Clean fresh air is one of the most important components of physical health. In Canada, where much of the population spends the bulk of its time indoors, indoor air quality is critical to public health. If you can smell a musty odour in the house then there is probably mould, and there are many varieties of mould that you do not want to live with. If you see mould in your home then you have a serious health problem. READ IT HERE
Beau Dick, Canadian artist of the Northwest Pacific Coast tradition, was a leading proponent of the collective experience of builders and artisans cooperating on big projects, a shared burden strongly reflecting the traditional way of life in the Indigenous communities of the Northwest Pacific Coast. “The time-line in the experience is all shared,” he explained, about working on cultural projects. Beau was a man with strong connections to the coastal past, born in 1955 and raised in Kingcome Inlet, B.C. (an inlet flowing deep into the mainland coast) there to grow up with a lot of culturally-grounded individuals.
Beau lived his first 10 years surrounded by extended family including Elders, uncles and aunts, and others who maintained the society of Big House Potlatch culture rooted in history. They lived in personal contact with pristine surroundings of Kingcome Inlet, sustained by hard work and thriving culture in manufacturing various forms of arts and crafts. His early years were spent fully immersed in Kwakwala, the language of the nation. Beau sat amongst carvers, father, grandfather, and uncles, and listened to histories, legends, laws, jurisdiction, in Kwakwala, and learned the way things came to pass and what is to come. Beau was vigilant about maintaining and passing along that knowledge for the rest of his life. READ IT HERE
Frank Busch Book Review"...The strong narrative voice of Painted Turtle Man peels the layers of society off in small but explosive revelations.
According to the recent experience of Richard Dickenson, you can apprentice for carpentry in Saskatchewan to the level of a fourth year journeyman, at which point the bureaucracy (in Saskatchewan, Bumbledom) of apprenticeship opens the flat earth and swallows aspiring Indigenous applicants (fourth-year fully apprenticed journeyman carpenters) before they obtain Red Seal Certification. Overstuffed bureaucrats in Saskatchewan deploy particularly low-brow methodologies to obstruct and ostracize Indigenous students out of writing coveted Red Seal Certification exams. READ IT HERE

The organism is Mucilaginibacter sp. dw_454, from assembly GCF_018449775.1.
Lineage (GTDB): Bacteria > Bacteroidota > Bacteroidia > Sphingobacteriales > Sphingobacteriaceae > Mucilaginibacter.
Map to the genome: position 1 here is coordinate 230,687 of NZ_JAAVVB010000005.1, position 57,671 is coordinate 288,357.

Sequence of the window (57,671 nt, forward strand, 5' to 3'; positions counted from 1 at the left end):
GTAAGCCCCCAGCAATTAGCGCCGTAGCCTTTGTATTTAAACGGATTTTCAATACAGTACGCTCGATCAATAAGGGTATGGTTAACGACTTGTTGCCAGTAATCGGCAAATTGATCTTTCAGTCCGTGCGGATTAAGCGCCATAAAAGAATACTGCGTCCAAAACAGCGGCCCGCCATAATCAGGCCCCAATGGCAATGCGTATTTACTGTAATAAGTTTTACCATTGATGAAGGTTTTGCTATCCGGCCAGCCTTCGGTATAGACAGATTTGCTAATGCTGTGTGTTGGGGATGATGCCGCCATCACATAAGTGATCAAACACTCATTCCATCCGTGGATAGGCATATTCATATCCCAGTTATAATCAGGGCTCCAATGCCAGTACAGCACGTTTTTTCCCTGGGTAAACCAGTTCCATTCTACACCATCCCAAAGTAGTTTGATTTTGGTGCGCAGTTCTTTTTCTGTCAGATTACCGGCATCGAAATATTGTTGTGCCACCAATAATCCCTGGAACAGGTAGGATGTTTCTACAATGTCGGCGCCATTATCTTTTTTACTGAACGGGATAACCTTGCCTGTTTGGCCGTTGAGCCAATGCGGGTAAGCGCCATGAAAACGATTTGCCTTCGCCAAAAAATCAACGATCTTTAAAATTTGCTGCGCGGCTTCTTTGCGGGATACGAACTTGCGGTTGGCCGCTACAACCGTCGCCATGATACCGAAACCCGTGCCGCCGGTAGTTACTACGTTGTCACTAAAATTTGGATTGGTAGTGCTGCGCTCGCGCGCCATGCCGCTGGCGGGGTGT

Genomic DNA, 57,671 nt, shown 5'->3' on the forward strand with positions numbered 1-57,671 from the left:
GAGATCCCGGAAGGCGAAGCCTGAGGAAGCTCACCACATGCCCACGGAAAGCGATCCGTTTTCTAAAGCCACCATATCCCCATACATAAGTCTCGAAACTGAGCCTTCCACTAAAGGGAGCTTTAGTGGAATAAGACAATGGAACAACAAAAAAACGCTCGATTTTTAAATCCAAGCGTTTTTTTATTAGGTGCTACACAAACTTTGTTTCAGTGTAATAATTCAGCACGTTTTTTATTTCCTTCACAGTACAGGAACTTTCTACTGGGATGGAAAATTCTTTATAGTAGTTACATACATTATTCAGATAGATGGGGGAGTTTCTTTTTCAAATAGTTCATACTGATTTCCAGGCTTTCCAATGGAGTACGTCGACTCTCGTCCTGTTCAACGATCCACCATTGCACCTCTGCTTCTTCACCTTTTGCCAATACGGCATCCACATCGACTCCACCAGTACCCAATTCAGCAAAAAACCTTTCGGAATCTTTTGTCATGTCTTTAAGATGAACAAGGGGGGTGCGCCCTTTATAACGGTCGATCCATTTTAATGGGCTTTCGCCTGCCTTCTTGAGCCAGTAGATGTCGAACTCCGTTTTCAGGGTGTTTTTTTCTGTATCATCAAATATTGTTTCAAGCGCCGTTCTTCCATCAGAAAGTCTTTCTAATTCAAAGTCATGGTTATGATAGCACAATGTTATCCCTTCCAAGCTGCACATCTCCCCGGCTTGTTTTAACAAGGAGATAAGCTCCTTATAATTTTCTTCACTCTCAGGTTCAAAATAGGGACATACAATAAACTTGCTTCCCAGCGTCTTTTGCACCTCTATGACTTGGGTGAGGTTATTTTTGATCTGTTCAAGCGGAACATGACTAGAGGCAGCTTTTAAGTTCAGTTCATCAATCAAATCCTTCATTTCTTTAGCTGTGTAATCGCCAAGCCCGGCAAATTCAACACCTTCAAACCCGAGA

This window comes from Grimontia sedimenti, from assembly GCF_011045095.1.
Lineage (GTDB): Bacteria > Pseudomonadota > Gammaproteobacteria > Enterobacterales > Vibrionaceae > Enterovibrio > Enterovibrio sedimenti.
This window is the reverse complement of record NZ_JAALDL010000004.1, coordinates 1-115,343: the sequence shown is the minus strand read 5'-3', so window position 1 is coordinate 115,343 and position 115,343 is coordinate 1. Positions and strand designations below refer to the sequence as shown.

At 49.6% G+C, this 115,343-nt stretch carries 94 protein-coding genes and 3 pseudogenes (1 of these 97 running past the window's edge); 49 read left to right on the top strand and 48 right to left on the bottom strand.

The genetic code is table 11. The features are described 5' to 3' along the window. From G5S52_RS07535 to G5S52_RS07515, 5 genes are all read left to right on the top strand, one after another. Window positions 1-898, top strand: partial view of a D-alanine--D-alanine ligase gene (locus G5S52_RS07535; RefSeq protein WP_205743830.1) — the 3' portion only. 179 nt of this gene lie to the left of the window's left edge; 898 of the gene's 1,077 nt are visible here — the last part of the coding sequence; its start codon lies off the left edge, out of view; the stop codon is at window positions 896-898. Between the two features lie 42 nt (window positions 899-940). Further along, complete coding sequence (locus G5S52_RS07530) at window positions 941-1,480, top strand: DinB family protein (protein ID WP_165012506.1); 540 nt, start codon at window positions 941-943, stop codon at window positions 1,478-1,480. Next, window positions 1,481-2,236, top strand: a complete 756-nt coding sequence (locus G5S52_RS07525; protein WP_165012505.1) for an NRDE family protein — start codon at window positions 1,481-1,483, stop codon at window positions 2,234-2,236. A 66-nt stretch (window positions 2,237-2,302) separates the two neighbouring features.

Lincoln Heaney is the Indigenous Relations Advisor for Western Canada Marine Response Corporation (WCMRC) in the Duncan location, meanwhile WCMRC operates out of three bases on the west coast, the main one in Burnaby, one in Duncan, and one in Prince Rupert, B.C.. "Equipment depends on the base, but includes booms, skimming equipment, sorbent pads, boats on trailers, and on Vancouver Island our larger vessels are moored in Victoria and Nanaimo," says Heaney. READ IT HERE
All Images Courtesy BCSFA
NEWS RELEASE FROM TSILHQOT’IN TERRITORY, B.C. - July 24, 2017 - The Tsilhqot’in Nation commends Minister Wilson-Raybould and the Federal Government for its announcement of the "Principles respecting the Government relationship with Indigenous Peoples". The "10 Principles" reset Canada’s approach to nation-to-nation relationships and call for respect and recognition for Indigenous self-determination and our systems of law and governance. Particularly important are the Federal commitments to implement the United Nations Declaration on the Rights of Indigenous Peoples and the Truth and Reconciliation Commission’s Calls to Action, and to abandon its long-standing policy of requiring the extinguishment, modification or surrender of rights as a basis for negotiations.
REGINA, SK - July 25, 2017 – As First Nations leaders, Elders, women and youth from across Canada gathered in Regina, SK today for the opening of the Assembly of First Nations (AFN) Annual General Assembly, AFN National Chief Perry Bellegarde and federal Minister of Indigenous and Northern Affairs, the Honourable Carolyn Bennett, announced that First Nations will have more control of financial resources from one year to the next. READ IT HERE
The Gitaanmax Band Council supports the Ksan Historical Village site at the confluence of Skeena and Bulkley Rivers. A world-class collection of artifacts is housed in one of the village buildings, and cultural interpreters run guided tours of this impressive property comprised of seven Long Houses, including the museum, a gift shop, and a strong educational focus in the presentation of Gitxsan culture. There is a seasonal aspect to the gift shop and other buildings with features like local carvers and artisans at work. The Indigenous community employs the facilities for the purpose of education. The staff and directors of the heritage site are educators and curators, while the treasures of antiquity are enthralling and facilities, begun in 1958 by Gitxsan Elders, rival any museum in the world for quality of collections and presentation of culture. The fact is, Elders intended Ksan Historical Village to be the site of a cultural demonstration showing the roots of their living culture. READ IT HERE